Opioid analgesics as drugs of abuse

The medical use of opium as a pain-relieving drug dates back to the third century. Arab physicians used extracts of the oriental poppy to treat diarrhoea and probably introduced it to the Far East. However, because of its erratic absorption from the gastrointestinal tract, its use as an effective analgesic only became possible with the introduction of the hypodermic syringe in the middle of the last century.

Opium is obtained from the dried juice from the seed capsule of the oriental poppy, Papaver somniferum. The dried juice contains up to 17% morphine and 4% codeine by weight, as well as other, non-additive alkaloids that lack analgesic activity such as noscapine, papaverine, and thebaine. Papaveretum is a standardized preparation of opium containing 50% morphine.

The term ''opioid'' is used to designate a group of drugs that have opium-like or morphine-like properties. The term ''opiate analgesic'' is often used as an alternative. The term ''narcotic analgesic'' is now obsolete; it was formerly used to describe potent opiate analgesics which had sedative properties.

The opioids produce their pharmacological effects by interacting with a closely related group of peptide receptors, thereby suggesting that endogenous opioid-like polypeptides exist, which presumably have a physiological function.

In recent years there has been a major research effort, so far without success, to produce potent, centrally acting analgesics that do not have an abuse potential. The discovery of various types of opioid receptor, which may have different effects on central neurotransmitter function, may ultimately lead to the development of such a drug. In the meantime, the most widely used opioids, for example morphine, heroin (also called diacetylmorphine) and codeine are therapeutically effective but are liable to be abused and produce dependence. The structure of some of the morphine-like analgesics and their antagonists are shown in Figure 15.2.

Substitution of an allyl group on the nitrogen atom of morphine produces drugs which act as antagonists, such substances thereby reversing the analgesia, euphoria and respiratory depressant effects of such agonists as morphine and heroin. The structurally related antagonist naltrexone is frequently used as an antagonist of morphine and related opioid agonists. Other structural analogues of morphine, such as nalorphine, act as partial agonists. When nalorphine, for example, is injected into an animal, it will produce analgesia, but will also counteract such an effect of morphine should this pure agonist be given concurrently. All the opioids exert their pharmacological effects by binding to specific receptors located in the brain and on peripheral organs. The seminal studies of Kosterlitz and Hughes in the 1970s clearly demonstrated the relationship between opioid receptor occupancy and the ability of a drug to inhibit electrically stimulated contractions of the guinea pig ileum in vitro.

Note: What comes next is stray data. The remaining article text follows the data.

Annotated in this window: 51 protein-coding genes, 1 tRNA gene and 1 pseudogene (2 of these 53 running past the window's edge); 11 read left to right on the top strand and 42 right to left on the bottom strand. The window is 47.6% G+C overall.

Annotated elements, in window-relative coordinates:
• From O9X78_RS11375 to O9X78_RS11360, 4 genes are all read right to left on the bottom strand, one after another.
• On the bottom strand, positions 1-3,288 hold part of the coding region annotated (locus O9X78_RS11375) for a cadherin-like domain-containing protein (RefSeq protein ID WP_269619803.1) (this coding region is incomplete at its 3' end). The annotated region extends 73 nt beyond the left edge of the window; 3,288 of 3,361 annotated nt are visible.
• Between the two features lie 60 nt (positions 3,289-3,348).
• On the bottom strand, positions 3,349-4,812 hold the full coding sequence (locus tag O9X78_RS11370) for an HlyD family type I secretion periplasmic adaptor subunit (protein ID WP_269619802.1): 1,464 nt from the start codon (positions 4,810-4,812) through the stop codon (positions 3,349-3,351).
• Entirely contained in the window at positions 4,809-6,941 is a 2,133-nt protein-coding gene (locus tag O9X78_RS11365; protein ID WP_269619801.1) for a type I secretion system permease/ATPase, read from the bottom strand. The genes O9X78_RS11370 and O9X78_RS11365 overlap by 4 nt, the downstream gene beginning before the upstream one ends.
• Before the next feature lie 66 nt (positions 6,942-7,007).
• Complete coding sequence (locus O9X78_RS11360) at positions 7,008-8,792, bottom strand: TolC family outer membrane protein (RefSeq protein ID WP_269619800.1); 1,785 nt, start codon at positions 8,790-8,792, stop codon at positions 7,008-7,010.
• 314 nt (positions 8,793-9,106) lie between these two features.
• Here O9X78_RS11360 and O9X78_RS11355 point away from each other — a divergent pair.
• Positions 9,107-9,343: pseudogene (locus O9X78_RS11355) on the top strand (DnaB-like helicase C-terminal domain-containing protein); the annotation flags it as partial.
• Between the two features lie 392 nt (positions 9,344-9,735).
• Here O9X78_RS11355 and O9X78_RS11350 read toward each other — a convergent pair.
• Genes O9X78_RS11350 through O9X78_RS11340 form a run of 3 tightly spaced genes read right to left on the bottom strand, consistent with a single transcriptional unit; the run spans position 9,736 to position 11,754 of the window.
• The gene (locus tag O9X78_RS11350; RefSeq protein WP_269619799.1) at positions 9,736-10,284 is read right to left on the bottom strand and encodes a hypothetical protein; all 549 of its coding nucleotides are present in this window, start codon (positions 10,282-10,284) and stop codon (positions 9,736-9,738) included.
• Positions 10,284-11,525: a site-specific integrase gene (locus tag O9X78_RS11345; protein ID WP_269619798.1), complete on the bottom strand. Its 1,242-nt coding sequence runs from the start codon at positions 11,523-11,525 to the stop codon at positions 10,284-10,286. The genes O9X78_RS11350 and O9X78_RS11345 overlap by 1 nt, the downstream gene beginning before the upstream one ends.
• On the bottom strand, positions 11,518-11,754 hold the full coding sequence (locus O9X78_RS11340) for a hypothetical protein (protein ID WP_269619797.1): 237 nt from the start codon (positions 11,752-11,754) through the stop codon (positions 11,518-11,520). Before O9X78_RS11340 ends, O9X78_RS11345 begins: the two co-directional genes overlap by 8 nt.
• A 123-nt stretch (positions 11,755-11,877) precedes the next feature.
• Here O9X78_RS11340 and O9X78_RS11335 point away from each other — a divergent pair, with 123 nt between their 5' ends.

Later studies showed that the opiates have a high affinity for specific building sites in the brain and gastrointestinal tract which is both saturable and stereospecific. However, there does not appear to be a direct relationship between the affinity of an agonist for the central opioid receptors and its analgesic potency. This can be partly explained by the relative lack of accessibility of many opiates to the brain owing to their low lipophilicity, but other factors, such as the differences in their affinity for the various types of opioid receptors, must also be considered. Ligand-binding studies, subcellular fractionation to determine the location of the receptors at the cellular level, and the application of histochemical and immunocy-tochemical techniques to map the distribution of the receptors in the brain have now enabled a detailed assessment to be made of their distribution, and possible function, in man and other mammals.

The highest concentration of opioid receptors appears to be in the sensory, limbic and hypothalamic regions of the brain, with particularly high concentrations being found in the amygdala and the periaqueductal grey



Chemical groups inserted in positions: 3 6 17


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